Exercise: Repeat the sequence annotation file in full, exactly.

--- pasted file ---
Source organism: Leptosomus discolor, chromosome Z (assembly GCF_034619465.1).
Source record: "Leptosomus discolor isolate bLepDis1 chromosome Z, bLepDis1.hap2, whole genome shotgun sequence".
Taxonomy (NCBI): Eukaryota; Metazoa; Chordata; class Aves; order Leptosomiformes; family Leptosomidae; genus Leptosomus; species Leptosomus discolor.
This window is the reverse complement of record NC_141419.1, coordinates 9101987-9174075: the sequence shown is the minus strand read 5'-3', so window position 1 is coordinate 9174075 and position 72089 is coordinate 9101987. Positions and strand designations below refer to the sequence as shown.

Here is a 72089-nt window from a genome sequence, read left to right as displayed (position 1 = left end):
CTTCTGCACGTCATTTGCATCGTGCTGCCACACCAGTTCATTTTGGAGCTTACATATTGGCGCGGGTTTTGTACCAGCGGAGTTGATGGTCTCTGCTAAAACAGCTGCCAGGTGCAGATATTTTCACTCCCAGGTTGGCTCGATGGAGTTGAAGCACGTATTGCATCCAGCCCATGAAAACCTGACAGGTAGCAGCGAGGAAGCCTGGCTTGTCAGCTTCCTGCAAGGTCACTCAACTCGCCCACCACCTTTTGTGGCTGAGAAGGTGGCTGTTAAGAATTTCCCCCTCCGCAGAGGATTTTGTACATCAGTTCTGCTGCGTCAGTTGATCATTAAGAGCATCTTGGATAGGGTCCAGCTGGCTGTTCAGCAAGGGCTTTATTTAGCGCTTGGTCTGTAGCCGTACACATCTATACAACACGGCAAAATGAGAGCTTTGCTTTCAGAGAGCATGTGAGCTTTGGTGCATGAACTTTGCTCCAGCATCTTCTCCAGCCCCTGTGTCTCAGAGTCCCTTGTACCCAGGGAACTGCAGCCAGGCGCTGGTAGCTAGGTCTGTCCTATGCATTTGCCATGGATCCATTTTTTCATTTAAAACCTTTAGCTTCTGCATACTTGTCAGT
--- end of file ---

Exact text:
Source organism: Leptosomus discolor, chromosome Z (assembly GCF_034619465.1).
Source record: "Leptosomus discolor isolate bLepDis1 chromosome Z, bLepDis1.hap2, whole genome shotgun sequence".
Taxonomy (NCBI): Eukaryota; Metazoa; Chordata; class Aves; order Leptosomiformes; family Leptosomidae; genus Leptosomus; species Leptosomus discolor.
This window is the reverse complement of record NC_141419.1, coordinates 9101987-9174075: the sequence shown is the minus strand read 5'-3', so window position 1 is coordinate 9174075 and position 72089 is coordinate 9101987. Positions and strand designations below refer to the sequence as shown.

Here is a 72089-nt window from a genome sequence, read left to right as displayed (position 1 = left end):
CTTCTGCACGTCATTTGCATCGTGCTGCCACACCAGTTCATTTTGGAGCTTACATATTGGCGCGGGTTTTGTACCAGCGGAGTTGATGGTCTCTGCTAAAACAGCTGCCAGGTGCAGATATTTTCACTCCCAGGTTGGCTCGATGGAGTTGAAGCACGTATTGCATCCAGCCCATGAAAACCTGACAGGTAGCAGCGAGGAAGCCTGGCTTGTCAGCTTCCTGCAAGGTCACTCAACTCGCCCACCACCTTTTGTGGCTGAGAAGGTGGCTGTTAAGAATTTCCCCCTCCGCAGAGGATTTTGTACATCAGTTCTGCTGCGTCAGTTGATCATTAAGAGCATCTTGGATAGGGTCCAGCTGGCTGTTCAGCAAGGGCTTTATTTAGCGCTTGGTCTGTAGCCGTACACATCTATACAACACGGCAAAATGAGAGCTTTGCTTTCAGAGAGCATGTGAGCTTTGGTGCATGAACTTTGCTCCAGCATCTTCTCCAGCCCCTGTGTCTCAGAGTCCCTTGTACCCAGGGAACTGCAGCCAGGCGCTGGTAGCTAGGTCTGTCCTATGCATTTGCCATGGATCCATTTTTTCATTTAAAACCTTTAGCTTCTGCATACTTGTCAGT